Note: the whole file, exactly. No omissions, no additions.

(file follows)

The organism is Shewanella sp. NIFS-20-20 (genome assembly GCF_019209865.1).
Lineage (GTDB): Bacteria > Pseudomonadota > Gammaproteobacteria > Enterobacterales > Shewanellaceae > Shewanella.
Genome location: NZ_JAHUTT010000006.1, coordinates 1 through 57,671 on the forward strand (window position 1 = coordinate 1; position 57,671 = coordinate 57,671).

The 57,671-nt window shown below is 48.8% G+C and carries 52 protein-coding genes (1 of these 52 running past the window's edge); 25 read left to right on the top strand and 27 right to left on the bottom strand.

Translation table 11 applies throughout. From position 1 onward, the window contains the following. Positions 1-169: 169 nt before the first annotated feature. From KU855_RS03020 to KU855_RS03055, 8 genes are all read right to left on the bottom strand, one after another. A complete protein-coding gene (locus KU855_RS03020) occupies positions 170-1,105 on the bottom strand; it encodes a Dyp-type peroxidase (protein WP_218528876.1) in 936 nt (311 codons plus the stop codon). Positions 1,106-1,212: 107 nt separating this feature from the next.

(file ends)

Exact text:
The organism is Shewanella sp. NIFS-20-20 (genome assembly GCF_019209865.1).
Lineage (GTDB): Bacteria > Pseudomonadota > Gammaproteobacteria > Enterobacterales > Shewanellaceae > Shewanella.
Genome location: NZ_JAHUTT010000006.1, coordinates 1 through 57,671 on the forward strand (window position 1 = coordinate 1; position 57,671 = coordinate 57,671).

The 57,671-nt window shown below is 48.8% G+C and carries 52 protein-coding genes (1 of these 52 running past the window's edge); 25 read left to right on the top strand and 27 right to left on the bottom strand.

Translation table 11 applies throughout. From position 1 onward, the window contains the following. Positions 1-169: 169 nt before the first annotated feature. From KU855_RS03020 to KU855_RS03055, 8 genes are all read right to left on the bottom strand, one after another. A complete protein-coding gene (locus KU855_RS03020) occupies positions 170-1,105 on the bottom strand; it encodes a Dyp-type peroxidase (protein WP_218528876.1) in 936 nt (311 codons plus the stop codon). Positions 1,106-1,212: 107 nt separating this feature from the next.